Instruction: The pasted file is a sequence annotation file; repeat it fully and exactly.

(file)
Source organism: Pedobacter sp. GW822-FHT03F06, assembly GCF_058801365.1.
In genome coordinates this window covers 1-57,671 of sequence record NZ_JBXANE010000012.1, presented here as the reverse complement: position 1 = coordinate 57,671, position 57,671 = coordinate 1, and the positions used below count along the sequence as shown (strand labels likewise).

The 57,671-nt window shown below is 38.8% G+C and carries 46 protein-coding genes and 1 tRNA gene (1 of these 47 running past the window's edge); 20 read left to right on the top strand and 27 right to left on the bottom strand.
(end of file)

Source organism: Pedobacter sp. GW822-FHT03F06, assembly GCF_058801365.1.
In genome coordinates this window covers 1-57,671 of sequence record NZ_JBXANE010000012.1, presented here as the reverse complement: position 1 = coordinate 57,671, position 57,671 = coordinate 1, and the positions used below count along the sequence as shown (strand labels likewise).

The 57,671-nt window shown below is 38.8% G+C and carries 46 protein-coding genes and 1 tRNA gene (1 of these 47 running past the window's edge); 20 read left to right on the top strand and 27 right to left on the bottom strand.